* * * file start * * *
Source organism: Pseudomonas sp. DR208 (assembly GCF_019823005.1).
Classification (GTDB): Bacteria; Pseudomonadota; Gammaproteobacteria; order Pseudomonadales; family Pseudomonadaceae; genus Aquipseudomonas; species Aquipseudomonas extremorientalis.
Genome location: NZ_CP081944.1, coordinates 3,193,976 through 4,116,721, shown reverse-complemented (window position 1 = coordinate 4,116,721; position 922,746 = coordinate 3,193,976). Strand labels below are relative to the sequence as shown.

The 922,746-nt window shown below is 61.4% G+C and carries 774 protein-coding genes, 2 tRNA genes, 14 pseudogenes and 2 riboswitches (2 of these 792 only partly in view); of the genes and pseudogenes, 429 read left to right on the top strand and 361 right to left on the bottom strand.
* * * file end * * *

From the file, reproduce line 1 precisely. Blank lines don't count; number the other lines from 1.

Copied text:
Source organism: Pseudomonas sp. DR208 (assembly GCF_019823005.1).